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That equality is crazy! Thanks!

dominicm05:05:14 > and will defined Java .hashCode and .equals consistent with the contract for java.util.Map. Looks like this is intentional


(definterface Foo
  (getB []))

(deftype C [a]
  (getB [this] a))

(deftype B [a]
  (getB [this] a))
Onto java beans I go!


Clara just uses clojure =. Not sure the issue above? Clojure = takes type into consideration with records.


@mikerod The code that @thegeez referred to uses a java.util.HashMap, which uses java's notion of equality.


Fortunately for me, I am in an intersection of 2 points: 1) My data is all the same keys 2) I use macros for generating my types So I've been able to switch to beans with deftype rather trivially, and that's resolved everything.


@dominicm that’s interesting. I don’t know how you were encountering the use of platform/group-by-seq though. It does sound to me like there could be potential edge cases around platform/group-by-seq though on the jvm-impl since it does make use of Java collections to (a) preserve consistent order (b) do the grouping and order preservation efficiently.


@mikerod if the promise is that clojure = is used, than @dominicm’s example shows a bug


(defrecord ClauseOne [b])
(defrecord ClauseTwo [b])

(defrule rule-one
  [ClauseOne (= ?b b)]
  [ClauseTwo (= ?b b)]
  (println "Match found:" ?b )

(defrecord WrapAlice [num])
(defrecord WrapBob [num])

  (let [alice (->WrapAlice 1)
        bob (->WrapBob 1)]
    (println "(= alice bob)" (= alice bob))
    (println "(.equals alice bob)" (.equals alice bob))
    (-> (mk-session)
         (->ClauseOne alice)
         ;; Line below is important, without it the wrong behavior does not surface
         (->ClauseTwo alice)
         (->ClauseTwo bob)
  ;;(= alice bob) false
  ;;(.equals alice bob) true
  ;; Match found: #clara_bug.core.WrapAlice{:num 1}
  ;; Match found: #clara_bug.core.WrapBob{:num 1} ;; <- should not happen


@thegeez I think this actually is a bug


I had suspicion of it being one as soon as I saw this discussion above regarding platform/group-by-seq


platform/group-by-seq was added on the JVM-Clara to make the operation of grouping more efficient, as well as to have deterministic ordering of the seq it returns on each run to avoid variance in rule performance. The use of Java collections for this can cause subtle problems when the bindings of fact fields are record types that are Object.equals() from Java, but not clojure.core/=. This is the case with Clj record since their Java-interop form uses Java map equality instead of incorporating the type.


@mikerod this might be of use: to get a speedy group-by-seq with the semantics of clojure =


I believe the issue is fairly isolated to the platform/group-by-seq. I think the solution would be to stop using a Java-based equality hashmap impl. A clj based one would be needed instead. It may be slightly tricky to do to keep similar performance characteristics. (it’s a hot spot in the rule engine).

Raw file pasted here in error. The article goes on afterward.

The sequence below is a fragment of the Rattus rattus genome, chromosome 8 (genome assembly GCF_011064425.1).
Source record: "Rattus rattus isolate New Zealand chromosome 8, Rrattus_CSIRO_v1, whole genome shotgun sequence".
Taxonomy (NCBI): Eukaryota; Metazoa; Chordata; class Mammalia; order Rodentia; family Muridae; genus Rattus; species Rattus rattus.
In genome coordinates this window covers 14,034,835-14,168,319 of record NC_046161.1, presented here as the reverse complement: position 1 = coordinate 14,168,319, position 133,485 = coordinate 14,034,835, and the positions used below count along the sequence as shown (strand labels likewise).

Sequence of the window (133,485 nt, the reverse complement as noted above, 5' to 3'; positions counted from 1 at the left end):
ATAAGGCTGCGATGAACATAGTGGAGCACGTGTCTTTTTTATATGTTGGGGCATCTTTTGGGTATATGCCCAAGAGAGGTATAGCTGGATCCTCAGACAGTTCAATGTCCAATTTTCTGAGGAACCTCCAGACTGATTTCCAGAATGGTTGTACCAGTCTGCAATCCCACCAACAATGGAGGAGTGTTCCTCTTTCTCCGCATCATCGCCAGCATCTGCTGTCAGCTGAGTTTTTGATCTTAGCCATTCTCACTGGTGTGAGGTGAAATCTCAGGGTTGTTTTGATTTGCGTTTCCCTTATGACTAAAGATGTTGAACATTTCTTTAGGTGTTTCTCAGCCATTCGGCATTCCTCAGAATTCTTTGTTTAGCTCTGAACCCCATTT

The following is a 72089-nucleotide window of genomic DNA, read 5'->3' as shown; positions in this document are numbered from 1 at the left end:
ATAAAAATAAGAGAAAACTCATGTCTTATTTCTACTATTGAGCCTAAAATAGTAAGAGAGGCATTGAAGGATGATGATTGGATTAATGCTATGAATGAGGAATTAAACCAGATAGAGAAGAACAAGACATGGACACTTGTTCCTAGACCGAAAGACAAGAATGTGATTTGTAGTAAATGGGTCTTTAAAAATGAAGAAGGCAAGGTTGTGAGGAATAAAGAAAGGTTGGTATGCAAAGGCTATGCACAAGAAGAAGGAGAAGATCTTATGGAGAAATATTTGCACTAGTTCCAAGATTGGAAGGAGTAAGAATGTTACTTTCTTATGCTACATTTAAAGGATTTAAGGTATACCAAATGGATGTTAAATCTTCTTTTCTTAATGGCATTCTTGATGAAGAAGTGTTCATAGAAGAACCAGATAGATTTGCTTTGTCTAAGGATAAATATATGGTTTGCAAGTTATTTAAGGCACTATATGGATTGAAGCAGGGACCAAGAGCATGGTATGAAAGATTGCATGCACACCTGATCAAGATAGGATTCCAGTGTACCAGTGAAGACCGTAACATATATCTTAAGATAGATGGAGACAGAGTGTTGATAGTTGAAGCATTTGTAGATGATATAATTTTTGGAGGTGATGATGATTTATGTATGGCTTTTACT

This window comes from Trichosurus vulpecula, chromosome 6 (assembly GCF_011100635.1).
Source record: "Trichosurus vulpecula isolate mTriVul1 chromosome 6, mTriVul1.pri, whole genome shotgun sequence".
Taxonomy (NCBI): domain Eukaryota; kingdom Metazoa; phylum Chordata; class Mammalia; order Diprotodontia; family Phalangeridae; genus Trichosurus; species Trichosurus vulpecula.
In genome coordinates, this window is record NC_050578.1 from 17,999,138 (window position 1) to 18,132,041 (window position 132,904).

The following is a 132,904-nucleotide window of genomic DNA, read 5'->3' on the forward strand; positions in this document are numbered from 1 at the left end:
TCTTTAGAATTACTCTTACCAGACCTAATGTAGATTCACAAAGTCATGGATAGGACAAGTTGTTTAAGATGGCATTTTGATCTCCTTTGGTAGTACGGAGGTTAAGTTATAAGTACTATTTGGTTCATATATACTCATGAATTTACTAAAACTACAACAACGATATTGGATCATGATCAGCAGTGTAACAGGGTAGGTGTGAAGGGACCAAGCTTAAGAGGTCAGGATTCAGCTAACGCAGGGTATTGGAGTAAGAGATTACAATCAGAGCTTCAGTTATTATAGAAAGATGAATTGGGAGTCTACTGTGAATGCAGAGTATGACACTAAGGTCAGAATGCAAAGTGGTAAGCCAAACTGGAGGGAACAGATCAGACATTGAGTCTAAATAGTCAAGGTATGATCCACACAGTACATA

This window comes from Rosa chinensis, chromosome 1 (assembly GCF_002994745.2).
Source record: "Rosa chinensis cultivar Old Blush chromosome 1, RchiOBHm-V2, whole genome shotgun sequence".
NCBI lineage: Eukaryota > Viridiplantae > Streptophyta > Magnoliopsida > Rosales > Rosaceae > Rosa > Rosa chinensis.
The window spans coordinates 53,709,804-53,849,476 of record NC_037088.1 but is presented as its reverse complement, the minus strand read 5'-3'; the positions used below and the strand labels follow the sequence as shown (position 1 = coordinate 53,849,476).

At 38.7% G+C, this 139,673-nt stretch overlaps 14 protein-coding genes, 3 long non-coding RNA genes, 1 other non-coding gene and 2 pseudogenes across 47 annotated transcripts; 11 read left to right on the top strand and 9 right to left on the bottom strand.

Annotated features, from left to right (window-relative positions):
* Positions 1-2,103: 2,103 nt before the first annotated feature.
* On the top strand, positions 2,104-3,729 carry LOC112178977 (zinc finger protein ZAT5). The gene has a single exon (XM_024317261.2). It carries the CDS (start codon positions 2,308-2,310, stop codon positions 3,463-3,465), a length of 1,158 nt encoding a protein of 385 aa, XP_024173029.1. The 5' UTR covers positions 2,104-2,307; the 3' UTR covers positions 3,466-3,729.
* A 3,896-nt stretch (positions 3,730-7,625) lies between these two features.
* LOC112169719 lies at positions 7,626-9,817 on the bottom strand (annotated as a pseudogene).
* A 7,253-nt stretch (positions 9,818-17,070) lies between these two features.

@thegeez maybe, but we need a “linked hash map”


the deterministic “order preservation” is an important characteristic


I believe the bizarro only has hash map (unordered)


a java.util.LinkedHashMap is used to do the grouping by operations, then it is seq’ed in platform/group-by-seq. The order the seq comes out, we want to be the same given the same input, independently from one process/machine to another (really, the Java runtime execution)


If we didn’t need the order preservation part, we could just use a clj transient map and likely not have a problem with performance


One solution would just be to write some sort of collection in Clara to fit this goal. That maybe the smoothest path forward.


I don't know of one of the shelve


But when does the case occur that the order is different between process? And when do these two different orderings meet?


it has quite a bit of detail on this


determinism from one JVM instance to another is pretty important in some production scenarios


platform/group-by-seq is hit in a hot spot in the engine - it has a fairly large effect on performance


the order of its results can play a large role in the activity that takes place within the engines evaluation of the network facts


If the order changes from run to run, then the performance characteristics change too. This can make it hard to track down a bottleneck that comes up only on occasion


Also, different orders of evaluation could potentially even lead to things like exceptions thrown in defects in written rules. However, may only sometimes these defects would manifest themselves - aka hard to reproduce problems


A while back, all known places within Clara’s engine evaluation and compiler were made deterministic run-over-run to alleviate these issues